Unsurprisingly, I now have a raging case of cabin fever. Since Daniel is sicker than me with an *actual* fever, I don’t think it is getting to him as much. Even though he is feeling better now than he was a couple of days ago, he is still pretty fatigued and taking a lot of naps. Thankfully I don’t have a fever. I have some nasty cold-like symptoms but otherwise I’m just bored.
This cabin is a bit on the small side for the two of us to be cooped up in 24-hours-a-day, but we are trying to make it work. When Daniel and I booked the place, we were under a lot of pressure to make arrangements quickly as we didn’t want to get stuck in Europe when borders started closing. I assumed that we’d be going for walks and hikes when we arrived at the cabin, not stuck inside the entire time. In hindsight the cabin has some shortcomings for our particular situation (no stove, no washing machine, close neighbors) and we probably would’ve picked a different place if we had time to think it through.
Despite its faults, the cabin is charming and I feel comfortable here. The building has a homey wood-paneled vibe and there is a nice view of the Puget Sound from the bedroom window. High ceilings and a skylight in the living room room make this tiny house feel bigger than it really is, which is nice.
While we wait for the test results, I try not to be too anxious about it and I usually succeed. Frankly, I’m more worried about the fact that we don’t have a permanent home right now. It’s becoming increasingly obvious that our traveling days are over for the foreseeable future and we’re going to have to stay put somewhere for a while. The thought of trying to rent an apartment and furnish it during this crisis is not a pleasant one. Especially when we are both sick. If a shelter-in-place order comes will we even be able to move out of this tiny cabin to someplace else? That’s what I worry about these days.
So I try to find joy when I can. I am in constant communication with my family and they help to keep me sane. I cook meals with the limited supplies and food available here in the cabin. We watched Indiana Jones and the Raiders of the Lost Ark with my stepson Brendan on Netflix Party the other night and made funny comments in the chatroom the entire time. Now that Daniel and I are back in states, we subscribed to Disney Plus and we’re finally watching the Mandalorian (baby Yoda is ADORABLE!). I signed up for an online yoga and meditation class that my close friends taught this morning. I only participated for half an hour before I was too worn out to continue but it was nice to see their smiling faces.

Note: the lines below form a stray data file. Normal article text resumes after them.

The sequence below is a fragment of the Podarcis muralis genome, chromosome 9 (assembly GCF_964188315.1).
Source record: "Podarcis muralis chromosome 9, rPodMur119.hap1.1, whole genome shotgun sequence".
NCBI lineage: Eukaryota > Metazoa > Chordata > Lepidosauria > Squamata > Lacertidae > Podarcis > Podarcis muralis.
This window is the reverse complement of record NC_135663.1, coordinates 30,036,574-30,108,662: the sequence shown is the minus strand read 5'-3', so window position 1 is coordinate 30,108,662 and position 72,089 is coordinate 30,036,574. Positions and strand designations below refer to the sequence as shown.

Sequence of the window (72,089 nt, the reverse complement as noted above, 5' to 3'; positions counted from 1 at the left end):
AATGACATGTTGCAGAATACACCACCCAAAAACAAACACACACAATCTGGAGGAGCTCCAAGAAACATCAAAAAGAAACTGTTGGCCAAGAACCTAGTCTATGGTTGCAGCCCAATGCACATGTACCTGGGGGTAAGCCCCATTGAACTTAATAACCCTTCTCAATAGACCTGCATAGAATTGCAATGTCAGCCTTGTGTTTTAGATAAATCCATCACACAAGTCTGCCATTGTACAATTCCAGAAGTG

Most of all, I’m grateful for Daniel’s company. I’m so glad I’m not here by myself. I was feeling bummed out yesterday so he insisted on cooking dinner last night even though he was running a low-grade fever. Since there is no view from the living room, we sit in the bedroom a lot with the windows open, breathing the fresh air. It’s almost as good as being outside. Almost.
The messages of support from friends and family are also heartwarming and have been appreciated. We have some friends on the island who have offered to drop off supplies on the porch if we need it. It’s a relief to know that that option is available to us should the need arise.
To read about the results of the text, check out my next blog post:
Vagabonding Journey Status
Date: March 21, 2020
COVID-19 Self-Quarantine Status: Day 6
For more details on what we’ve been up to recently, see my previous posts:
- Vagabonding Day 138: Florence 4 Day Itinerary: Birthplace of the Renaissance
- Vagabonding Day 166: Our Journey Home: Airline Travel during the COVID-19 Pandemic
- Vagabonding Day 164: Escape from Europe: The Coronavirus Edition
- Vagabonding Day 137: Verona in 24 Hours: Valentine’s Day Edition
- Vagabonding Day 132: Venice Blog: Canals, Carnival and Coronavirus